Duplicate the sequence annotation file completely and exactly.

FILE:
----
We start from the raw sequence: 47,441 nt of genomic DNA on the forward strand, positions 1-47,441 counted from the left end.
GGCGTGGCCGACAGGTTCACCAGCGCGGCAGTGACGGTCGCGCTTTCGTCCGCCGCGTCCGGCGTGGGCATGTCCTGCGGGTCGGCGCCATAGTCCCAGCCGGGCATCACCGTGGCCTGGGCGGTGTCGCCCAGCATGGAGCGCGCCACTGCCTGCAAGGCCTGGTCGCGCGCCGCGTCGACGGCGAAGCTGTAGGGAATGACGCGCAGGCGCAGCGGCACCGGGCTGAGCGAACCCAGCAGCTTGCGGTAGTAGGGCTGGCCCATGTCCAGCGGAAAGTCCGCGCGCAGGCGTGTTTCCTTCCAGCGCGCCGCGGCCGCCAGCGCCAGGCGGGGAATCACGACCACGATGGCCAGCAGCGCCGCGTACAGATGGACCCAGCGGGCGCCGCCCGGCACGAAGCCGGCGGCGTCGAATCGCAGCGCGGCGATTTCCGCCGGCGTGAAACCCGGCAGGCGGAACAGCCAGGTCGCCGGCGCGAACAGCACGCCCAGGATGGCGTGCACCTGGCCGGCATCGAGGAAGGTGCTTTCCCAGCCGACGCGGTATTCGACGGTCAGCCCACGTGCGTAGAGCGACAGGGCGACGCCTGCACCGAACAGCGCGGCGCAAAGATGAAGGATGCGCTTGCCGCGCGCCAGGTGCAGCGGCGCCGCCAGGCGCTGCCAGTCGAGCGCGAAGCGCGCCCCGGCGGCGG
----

We start from the raw sequence: 47,441 nt of genomic DNA on the forward strand, positions 1-47,441 counted from the left end.
GGCGTGGCCGACAGGTTCACCAGCGCGGCAGTGACGGTCGCGCTTTCGTCCGCCGCGTCCGGCGTGGGCATGTCCTGCGGGTCGGCGCCATAGTCCCAGCCGGGCATCACCGTGGCCTGGGCGGTGTCGCCCAGCATGGAGCGCGCCACTGCCTGCAAGGCCTGGTCGCGCGCCGCGTCGACGGCGAAGCTGTAGGGAATGACGCGCAGGCGCAGCGGCACCGGGCTGAGCGAACCCAGCAGCTTGCGGTAGTAGGGCTGGCCCATGTCCAGCGGAAAGTCCGCGCGCAGGCGTGTTTCCTTCCAGCGCGCCGCGGCCGCCAGCGCCAGGCGGGGAATCACGACCACGATGGCCAGCAGCGCCGCGTACAGATGGACCCAGCGGGCGCCGCCCGGCACGAAGCCGGCGGCGTCGAATCGCAGCGCGGCGATTTCCGCCGGCGTGAAACCCGGCAGGCGGAACAGCCAGGTCGCCGGCGCGAACAGCACGCCCAGGATGGCGTGCACCTGGCCGGCATCGAGGAAGGTGCTTTCCCAGCCGACGCGGTATTCGACGGTCAGCCCACGTGCGTAGAGCGACAGGGCGACGCCTGCACCGAACAGCGCGGCGCAAAGATGAAGGATGCGCTTGCCGCGCGCCAGGTGCAGCGGCGCCGCCAGGCGCTGCCAGTCGAGCGCGAAGCGCGCCCCGGCGGCGG